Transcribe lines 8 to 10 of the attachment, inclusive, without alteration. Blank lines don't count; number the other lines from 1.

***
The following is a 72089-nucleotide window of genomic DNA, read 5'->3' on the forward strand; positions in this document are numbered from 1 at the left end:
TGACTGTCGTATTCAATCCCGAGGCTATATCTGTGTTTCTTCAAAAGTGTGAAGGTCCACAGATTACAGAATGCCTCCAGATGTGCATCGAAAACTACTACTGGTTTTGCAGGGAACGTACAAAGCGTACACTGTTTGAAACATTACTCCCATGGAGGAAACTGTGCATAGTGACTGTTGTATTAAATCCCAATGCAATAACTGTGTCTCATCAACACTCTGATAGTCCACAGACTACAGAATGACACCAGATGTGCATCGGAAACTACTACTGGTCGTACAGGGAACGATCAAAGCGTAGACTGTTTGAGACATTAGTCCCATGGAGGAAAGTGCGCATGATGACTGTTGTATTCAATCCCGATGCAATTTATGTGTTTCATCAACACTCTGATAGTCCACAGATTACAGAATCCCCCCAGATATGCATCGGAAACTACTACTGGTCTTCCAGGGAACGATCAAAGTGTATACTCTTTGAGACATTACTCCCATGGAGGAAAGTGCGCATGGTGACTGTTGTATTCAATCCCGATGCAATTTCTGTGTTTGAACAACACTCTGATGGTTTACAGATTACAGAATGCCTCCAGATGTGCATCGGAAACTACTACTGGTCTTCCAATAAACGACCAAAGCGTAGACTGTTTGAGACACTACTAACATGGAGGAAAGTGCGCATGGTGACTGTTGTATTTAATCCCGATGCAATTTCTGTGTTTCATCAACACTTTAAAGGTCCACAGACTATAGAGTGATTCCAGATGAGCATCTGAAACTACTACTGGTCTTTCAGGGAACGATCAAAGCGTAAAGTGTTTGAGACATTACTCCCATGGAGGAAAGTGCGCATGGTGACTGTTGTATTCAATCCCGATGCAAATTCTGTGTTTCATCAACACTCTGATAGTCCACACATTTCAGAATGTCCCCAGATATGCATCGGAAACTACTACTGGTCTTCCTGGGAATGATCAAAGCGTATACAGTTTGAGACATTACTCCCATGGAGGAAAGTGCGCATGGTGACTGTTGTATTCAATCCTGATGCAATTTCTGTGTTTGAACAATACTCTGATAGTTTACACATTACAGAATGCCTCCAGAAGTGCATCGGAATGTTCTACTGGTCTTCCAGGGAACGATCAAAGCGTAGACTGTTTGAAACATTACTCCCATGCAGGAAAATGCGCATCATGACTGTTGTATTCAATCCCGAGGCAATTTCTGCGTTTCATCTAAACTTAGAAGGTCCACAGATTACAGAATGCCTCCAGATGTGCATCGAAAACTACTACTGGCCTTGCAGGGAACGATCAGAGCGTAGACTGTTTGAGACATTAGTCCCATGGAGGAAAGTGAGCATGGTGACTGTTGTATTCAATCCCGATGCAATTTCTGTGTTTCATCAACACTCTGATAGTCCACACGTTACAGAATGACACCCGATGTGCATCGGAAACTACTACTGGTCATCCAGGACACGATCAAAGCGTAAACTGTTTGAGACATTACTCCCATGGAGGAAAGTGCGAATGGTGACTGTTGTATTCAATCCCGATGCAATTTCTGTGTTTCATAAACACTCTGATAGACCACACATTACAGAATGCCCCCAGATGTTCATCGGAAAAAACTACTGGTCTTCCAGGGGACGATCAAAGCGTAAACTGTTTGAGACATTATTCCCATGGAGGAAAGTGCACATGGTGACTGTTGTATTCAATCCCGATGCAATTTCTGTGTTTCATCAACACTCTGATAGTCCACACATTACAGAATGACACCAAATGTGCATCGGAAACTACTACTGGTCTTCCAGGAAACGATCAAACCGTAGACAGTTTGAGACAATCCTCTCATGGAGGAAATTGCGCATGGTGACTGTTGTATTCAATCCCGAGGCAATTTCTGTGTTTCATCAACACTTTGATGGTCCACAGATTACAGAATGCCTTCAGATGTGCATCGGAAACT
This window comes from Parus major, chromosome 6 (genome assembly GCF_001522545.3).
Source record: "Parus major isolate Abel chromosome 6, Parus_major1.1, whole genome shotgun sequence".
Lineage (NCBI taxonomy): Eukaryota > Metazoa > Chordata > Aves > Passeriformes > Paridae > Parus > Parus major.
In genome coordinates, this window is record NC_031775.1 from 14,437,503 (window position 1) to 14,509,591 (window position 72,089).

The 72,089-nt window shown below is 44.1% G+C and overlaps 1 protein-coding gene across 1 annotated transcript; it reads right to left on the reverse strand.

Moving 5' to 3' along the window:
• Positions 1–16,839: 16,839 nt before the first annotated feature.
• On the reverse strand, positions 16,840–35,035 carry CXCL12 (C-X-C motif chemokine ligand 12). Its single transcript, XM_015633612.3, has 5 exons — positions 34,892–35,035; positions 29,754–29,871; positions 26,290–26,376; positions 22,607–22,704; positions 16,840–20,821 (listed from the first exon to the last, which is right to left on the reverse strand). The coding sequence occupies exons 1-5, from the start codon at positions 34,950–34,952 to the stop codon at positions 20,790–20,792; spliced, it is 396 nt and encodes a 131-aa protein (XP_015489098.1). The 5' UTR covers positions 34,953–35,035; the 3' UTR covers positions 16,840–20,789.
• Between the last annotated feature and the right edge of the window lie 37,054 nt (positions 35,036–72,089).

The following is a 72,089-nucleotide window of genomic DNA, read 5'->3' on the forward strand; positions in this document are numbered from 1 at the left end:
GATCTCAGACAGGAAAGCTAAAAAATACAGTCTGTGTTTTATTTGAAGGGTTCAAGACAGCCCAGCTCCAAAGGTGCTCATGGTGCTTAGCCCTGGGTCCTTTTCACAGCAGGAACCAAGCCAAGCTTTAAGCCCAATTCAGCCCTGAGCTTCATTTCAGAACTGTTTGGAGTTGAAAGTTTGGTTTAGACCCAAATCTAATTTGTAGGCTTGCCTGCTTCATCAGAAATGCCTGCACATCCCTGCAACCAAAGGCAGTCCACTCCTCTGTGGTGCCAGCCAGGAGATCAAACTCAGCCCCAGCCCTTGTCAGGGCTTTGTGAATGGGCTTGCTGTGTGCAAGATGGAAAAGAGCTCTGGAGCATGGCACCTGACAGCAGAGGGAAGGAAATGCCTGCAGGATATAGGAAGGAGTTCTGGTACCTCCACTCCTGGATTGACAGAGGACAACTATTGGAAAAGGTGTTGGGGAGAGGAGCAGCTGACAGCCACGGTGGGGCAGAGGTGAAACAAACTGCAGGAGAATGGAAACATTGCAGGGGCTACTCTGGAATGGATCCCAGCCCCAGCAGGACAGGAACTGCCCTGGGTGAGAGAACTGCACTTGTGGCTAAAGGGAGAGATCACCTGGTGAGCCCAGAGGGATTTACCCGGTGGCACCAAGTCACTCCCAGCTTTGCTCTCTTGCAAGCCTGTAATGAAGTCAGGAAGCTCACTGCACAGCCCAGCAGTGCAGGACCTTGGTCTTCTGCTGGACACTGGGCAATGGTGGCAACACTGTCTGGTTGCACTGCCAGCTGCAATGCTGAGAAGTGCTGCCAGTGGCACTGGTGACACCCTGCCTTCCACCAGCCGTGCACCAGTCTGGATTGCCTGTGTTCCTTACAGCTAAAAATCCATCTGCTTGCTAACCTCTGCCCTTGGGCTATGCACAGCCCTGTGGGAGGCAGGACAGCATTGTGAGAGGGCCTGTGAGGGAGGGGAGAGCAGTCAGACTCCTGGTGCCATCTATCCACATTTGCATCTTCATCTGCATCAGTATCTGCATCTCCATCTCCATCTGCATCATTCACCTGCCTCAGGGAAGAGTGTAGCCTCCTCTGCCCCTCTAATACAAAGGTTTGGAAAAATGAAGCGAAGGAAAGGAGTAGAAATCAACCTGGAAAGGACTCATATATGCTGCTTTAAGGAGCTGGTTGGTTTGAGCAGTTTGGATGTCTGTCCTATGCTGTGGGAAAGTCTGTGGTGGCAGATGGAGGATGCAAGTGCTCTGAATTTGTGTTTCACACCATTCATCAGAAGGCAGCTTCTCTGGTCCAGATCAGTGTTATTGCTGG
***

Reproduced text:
Moving 5' to 3' along the window:
• Positions 1–16,839: 16,839 nt before the first annotated feature.
• On the reverse strand, positions 16,840–35,035 carry CXCL12 (C-X-C motif chemokine ligand 12). Its single transcript, XM_015633612.3, has 5 exons — positions 34,892–35,035; positions 29,754–29,871; positions 26,290–26,376; positions 22,607–22,704; positions 16,840–20,821 (listed from the first exon to the last, which is right to left on the reverse strand). The coding sequence occupies exons 1-5, from the start codon at positions 34,950–34,952 to the stop codon at positions 20,790–20,792; spliced, it is 396 nt and encodes a 131-aa protein (XP_015489098.1). The 5' UTR covers positions 34,953–35,035; the 3' UTR covers positions 16,840–20,789.